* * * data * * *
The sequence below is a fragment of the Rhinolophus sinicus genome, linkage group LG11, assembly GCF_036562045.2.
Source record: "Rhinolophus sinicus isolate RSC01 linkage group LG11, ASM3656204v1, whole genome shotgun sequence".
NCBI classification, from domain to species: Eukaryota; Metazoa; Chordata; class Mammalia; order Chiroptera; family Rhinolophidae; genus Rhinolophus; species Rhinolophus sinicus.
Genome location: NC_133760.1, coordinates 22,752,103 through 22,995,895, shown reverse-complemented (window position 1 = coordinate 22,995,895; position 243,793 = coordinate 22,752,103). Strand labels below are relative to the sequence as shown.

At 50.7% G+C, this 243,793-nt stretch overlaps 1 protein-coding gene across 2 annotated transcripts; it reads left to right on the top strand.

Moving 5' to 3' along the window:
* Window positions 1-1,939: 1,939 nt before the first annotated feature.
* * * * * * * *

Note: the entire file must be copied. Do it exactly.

The sequence below is a fragment of the Rhinolophus sinicus genome, linkage group LG11, assembly GCF_036562045.2.
Source record: "Rhinolophus sinicus isolate RSC01 linkage group LG11, ASM3656204v1, whole genome shotgun sequence".
NCBI classification, from domain to species: Eukaryota; Metazoa; Chordata; class Mammalia; order Chiroptera; family Rhinolophidae; genus Rhinolophus; species Rhinolophus sinicus.
Genome location: NC_133760.1, coordinates 22,752,103 through 22,995,895, shown reverse-complemented (window position 1 = coordinate 22,995,895; position 243,793 = coordinate 22,752,103). Strand labels below are relative to the sequence as shown.

At 50.7% G+C, this 243,793-nt stretch overlaps 1 protein-coding gene across 2 annotated transcripts; it reads left to right on the top strand.

Moving 5' to 3' along the window:
* Window positions 1-1,939: 1,939 nt before the first annotated feature.